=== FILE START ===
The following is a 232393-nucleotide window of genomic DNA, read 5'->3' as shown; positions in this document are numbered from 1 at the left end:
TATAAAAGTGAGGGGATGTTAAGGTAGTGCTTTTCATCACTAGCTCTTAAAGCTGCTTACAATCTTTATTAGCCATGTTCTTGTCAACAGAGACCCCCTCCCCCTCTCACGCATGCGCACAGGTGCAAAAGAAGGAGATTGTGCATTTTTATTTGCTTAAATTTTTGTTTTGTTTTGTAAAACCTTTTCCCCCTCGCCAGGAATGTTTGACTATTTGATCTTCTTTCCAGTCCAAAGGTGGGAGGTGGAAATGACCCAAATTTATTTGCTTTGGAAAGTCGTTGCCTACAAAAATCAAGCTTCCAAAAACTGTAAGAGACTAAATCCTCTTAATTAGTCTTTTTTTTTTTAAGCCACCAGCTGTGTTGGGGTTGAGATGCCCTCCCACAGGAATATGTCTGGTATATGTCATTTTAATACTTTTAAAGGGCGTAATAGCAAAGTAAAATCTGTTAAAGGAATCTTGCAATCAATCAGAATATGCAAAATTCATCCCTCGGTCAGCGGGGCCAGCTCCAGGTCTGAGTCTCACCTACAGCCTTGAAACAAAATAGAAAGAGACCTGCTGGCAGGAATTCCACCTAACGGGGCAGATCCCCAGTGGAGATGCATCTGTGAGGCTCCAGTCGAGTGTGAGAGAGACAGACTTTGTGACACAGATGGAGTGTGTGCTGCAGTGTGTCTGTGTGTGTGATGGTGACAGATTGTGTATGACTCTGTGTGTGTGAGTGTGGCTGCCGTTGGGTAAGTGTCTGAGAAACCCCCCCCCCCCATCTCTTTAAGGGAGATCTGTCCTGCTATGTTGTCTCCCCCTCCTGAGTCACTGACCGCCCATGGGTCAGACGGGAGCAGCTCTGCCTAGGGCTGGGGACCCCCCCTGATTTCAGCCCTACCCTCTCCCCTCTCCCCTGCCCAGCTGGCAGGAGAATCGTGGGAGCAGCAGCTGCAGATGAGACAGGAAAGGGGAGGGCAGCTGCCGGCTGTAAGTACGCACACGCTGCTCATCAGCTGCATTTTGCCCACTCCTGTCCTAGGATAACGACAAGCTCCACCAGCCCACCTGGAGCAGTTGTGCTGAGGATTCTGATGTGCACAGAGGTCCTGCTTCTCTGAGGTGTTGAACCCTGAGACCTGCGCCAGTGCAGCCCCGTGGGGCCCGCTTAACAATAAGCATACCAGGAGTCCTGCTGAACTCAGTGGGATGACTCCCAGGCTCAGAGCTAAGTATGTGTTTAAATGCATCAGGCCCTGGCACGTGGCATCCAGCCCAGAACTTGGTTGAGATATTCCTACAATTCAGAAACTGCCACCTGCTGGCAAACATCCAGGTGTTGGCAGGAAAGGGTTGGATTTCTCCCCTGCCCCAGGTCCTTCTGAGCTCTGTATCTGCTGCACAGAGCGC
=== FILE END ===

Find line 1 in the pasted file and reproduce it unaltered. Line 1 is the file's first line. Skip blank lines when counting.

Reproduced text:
The following is a 232393-nucleotide window of genomic DNA, read 5'->3' as shown; positions in this document are numbered from 1 at the left end: